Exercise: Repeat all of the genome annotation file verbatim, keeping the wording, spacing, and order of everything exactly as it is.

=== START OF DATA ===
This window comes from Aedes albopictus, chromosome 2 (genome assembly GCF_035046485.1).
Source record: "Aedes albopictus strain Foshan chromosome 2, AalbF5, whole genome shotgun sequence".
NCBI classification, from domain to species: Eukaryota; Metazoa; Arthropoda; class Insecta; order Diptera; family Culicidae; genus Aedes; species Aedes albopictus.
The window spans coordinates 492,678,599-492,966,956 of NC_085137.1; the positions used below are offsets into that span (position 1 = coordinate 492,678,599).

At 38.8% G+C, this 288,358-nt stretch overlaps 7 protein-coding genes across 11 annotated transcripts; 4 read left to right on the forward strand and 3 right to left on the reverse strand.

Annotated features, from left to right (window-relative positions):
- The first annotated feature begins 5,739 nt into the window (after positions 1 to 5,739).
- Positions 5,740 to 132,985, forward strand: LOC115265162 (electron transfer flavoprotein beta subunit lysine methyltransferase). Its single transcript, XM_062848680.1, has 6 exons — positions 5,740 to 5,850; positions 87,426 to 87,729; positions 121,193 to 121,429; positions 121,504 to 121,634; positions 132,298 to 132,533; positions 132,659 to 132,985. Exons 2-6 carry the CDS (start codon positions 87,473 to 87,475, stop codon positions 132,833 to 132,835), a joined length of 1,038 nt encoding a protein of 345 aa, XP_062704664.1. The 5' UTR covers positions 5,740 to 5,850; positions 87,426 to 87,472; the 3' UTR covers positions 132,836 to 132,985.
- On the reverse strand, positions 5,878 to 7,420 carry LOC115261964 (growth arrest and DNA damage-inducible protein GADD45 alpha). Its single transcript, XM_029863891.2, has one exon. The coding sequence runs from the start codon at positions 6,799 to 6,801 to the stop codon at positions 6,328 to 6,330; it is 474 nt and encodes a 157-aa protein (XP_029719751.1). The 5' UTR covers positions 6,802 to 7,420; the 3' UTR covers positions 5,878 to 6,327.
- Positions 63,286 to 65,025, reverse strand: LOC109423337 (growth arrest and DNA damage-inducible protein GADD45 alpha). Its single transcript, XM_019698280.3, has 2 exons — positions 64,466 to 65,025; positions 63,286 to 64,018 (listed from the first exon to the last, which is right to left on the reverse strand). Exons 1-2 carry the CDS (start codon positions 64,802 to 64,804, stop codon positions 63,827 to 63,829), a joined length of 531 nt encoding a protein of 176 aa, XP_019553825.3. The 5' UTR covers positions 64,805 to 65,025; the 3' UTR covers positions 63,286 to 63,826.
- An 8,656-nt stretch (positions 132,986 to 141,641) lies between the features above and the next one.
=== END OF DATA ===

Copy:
This window comes from Aedes albopictus, chromosome 2 (genome assembly GCF_035046485.1).
Source record: "Aedes albopictus strain Foshan chromosome 2, AalbF5, whole genome shotgun sequence".
NCBI classification, from domain to species: Eukaryota; Metazoa; Arthropoda; class Insecta; order Diptera; family Culicidae; genus Aedes; species Aedes albopictus.
The window spans coordinates 492,678,599-492,966,956 of NC_085137.1; the positions used below are offsets into that span (position 1 = coordinate 492,678,599).

At 38.8% G+C, this 288,358-nt stretch overlaps 7 protein-coding genes across 11 annotated transcripts; 4 read left to right on the forward strand and 3 right to left on the reverse strand.

Annotated features, from left to right (window-relative positions):
- The first annotated feature begins 5,739 nt into the window (after positions 1 to 5,739).
- Positions 5,740 to 132,985, forward strand: LOC115265162 (electron transfer flavoprotein beta subunit lysine methyltransferase). Its single transcript, XM_062848680.1, has 6 exons — positions 5,740 to 5,850; positions 87,426 to 87,729; positions 121,193 to 121,429; positions 121,504 to 121,634; positions 132,298 to 132,533; positions 132,659 to 132,985. Exons 2-6 carry the CDS (start codon positions 87,473 to 87,475, stop codon positions 132,833 to 132,835), a joined length of 1,038 nt encoding a protein of 345 aa, XP_062704664.1. The 5' UTR covers positions 5,740 to 5,850; positions 87,426 to 87,472; the 3' UTR covers positions 132,836 to 132,985.
- On the reverse strand, positions 5,878 to 7,420 carry LOC115261964 (growth arrest and DNA damage-inducible protein GADD45 alpha). Its single transcript, XM_029863891.2, has one exon. The coding sequence runs from the start codon at positions 6,799 to 6,801 to the stop codon at positions 6,328 to 6,330; it is 474 nt and encodes a 157-aa protein (XP_029719751.1). The 5' UTR covers positions 6,802 to 7,420; the 3' UTR covers positions 5,878 to 6,327.
- Positions 63,286 to 65,025, reverse strand: LOC109423337 (growth arrest and DNA damage-inducible protein GADD45 alpha). Its single transcript, XM_019698280.3, has 2 exons — positions 64,466 to 65,025; positions 63,286 to 64,018 (listed from the first exon to the last, which is right to left on the reverse strand). Exons 1-2 carry the CDS (start codon positions 64,802 to 64,804, stop codon positions 63,827 to 63,829), a joined length of 531 nt encoding a protein of 176 aa, XP_019553825.3. The 5' UTR covers positions 64,805 to 65,025; the 3' UTR covers positions 63,286 to 63,826.
- An 8,656-nt stretch (positions 132,986 to 141,641) lies between the features above and the next one.